Architects: María Langarita and Víctor Navarro
Location: Madrid, Spain
Collaborators: Gonzalo Gutiérrez, Juan Palencia, Ana Rosales
Landscaping: Jerónimo Hagerman
Client: Matadero Madrid
Completion date: 2011
Photographs: Miguel de Guzmán
Matadero Madrid’s elevated water tower is a singular work: a concrete structure standing 25 meters high and 14 in diameter, located on the southern edge of the new contemporary creation space. The tower, which originally was surrounded by small garden pavilions for workers at the complex, now rests on a lot that has functioned in recent years as a makeshift parking zone and a space for stock and support of artistic activities. This earth-covered area, in which some of the plant species that inhabited the gardens still survive, will, in the near future, cover an underground transport hub and be transformed into a paved plaza providing access to the cultural facility.
The need to refurbish the structure, badly damaged by years of neglect, prompted a decision by the Arts Department of the City of Madrid to study the tower’s strategic position, at the core of future access to the site from the Legazpi Plaza, and to carry out the construction work in such a way that the structure functions as a space communicating with the Matadero.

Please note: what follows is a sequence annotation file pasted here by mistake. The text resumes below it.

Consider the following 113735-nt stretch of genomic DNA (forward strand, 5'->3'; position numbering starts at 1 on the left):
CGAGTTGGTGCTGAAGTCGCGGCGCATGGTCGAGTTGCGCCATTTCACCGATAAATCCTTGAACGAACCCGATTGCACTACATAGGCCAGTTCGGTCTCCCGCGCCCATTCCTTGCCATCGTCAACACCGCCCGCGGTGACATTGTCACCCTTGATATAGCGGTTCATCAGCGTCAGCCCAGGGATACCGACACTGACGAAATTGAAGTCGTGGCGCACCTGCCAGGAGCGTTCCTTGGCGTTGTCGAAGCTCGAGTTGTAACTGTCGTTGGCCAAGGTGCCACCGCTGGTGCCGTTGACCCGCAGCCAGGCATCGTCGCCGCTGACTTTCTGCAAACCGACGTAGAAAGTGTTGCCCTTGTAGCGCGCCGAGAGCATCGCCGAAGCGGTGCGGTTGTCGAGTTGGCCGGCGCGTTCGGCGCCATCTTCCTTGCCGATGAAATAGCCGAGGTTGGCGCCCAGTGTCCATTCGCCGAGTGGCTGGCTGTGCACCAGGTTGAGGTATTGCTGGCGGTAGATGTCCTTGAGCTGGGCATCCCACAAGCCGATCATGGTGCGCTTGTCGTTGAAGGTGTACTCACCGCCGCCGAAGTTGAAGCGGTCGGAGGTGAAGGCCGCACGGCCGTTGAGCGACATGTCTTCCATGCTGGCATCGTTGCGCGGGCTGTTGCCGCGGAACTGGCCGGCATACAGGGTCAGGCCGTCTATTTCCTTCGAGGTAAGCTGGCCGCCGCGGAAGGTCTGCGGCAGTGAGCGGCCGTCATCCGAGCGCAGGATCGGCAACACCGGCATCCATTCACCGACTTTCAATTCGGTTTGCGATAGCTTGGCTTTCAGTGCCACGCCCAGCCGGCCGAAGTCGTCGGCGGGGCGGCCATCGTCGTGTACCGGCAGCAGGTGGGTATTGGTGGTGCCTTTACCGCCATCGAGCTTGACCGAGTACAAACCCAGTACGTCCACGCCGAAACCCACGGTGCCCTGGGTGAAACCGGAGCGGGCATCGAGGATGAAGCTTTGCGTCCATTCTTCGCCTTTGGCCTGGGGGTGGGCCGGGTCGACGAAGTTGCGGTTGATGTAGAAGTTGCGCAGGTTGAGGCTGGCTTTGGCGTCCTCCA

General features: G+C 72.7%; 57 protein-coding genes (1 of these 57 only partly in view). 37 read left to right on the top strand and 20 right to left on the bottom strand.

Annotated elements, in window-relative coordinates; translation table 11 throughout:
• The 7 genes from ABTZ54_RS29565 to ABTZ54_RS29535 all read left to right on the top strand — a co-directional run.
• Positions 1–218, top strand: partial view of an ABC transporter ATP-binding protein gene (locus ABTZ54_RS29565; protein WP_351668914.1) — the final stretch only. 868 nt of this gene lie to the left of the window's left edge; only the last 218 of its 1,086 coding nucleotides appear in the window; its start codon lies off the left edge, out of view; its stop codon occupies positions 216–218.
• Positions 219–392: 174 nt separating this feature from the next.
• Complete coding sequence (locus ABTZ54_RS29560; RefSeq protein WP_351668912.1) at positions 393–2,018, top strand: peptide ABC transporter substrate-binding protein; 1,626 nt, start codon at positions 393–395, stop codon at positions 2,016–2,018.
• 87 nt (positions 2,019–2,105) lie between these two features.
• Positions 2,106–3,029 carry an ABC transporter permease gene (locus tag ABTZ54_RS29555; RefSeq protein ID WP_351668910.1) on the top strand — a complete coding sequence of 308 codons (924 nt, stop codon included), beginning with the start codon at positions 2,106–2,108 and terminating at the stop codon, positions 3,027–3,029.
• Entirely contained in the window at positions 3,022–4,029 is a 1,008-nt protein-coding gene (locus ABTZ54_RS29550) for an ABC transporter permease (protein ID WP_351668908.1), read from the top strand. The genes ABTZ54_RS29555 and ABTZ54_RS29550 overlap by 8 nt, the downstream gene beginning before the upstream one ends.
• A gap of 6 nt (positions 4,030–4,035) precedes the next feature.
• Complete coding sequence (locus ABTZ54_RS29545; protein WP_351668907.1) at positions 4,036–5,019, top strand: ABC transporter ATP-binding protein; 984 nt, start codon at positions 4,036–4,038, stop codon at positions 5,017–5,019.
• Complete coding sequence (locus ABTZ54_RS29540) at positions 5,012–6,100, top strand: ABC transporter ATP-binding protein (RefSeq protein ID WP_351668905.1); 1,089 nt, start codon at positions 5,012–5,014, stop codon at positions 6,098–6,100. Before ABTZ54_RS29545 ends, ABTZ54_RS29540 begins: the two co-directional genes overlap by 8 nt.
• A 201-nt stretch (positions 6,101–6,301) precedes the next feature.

Analysis of the site and perceiving the deposit as a place rather than an object gave rise to the idea of using the ta’s base in an active way. Visitors, who enter via the wooden walkway that connects Legazpi Plaza to Matadero St., find themselves inside the structure, with an inherited garden. This space harbours a series of plant species that were dispersed across the area, and were poised to disappear as a result of the construction of the future hub. The garden features climbing plants, shrubs and trees: Prunuspisardi, Ficuscarica, Rhustyphina, Parthenocissustricuspidata, Loniceracaprifolium, Aloysiatriphylla, Pergoniumcrispum, Cinerária, Cornussanguínea, Garryaelliptica, Fragaria and Vitisvinífera. These plants and trees were either growing naturally or were planted by workers, and will now be recovered to provide an intimate meeting place.
The project represents a call for reflection on the concepts of restoration and preservation, converting the water tower into the memory and record of a place and a moment, the Noah’s Ark rescuing the flora found in the Mataderosurroundings.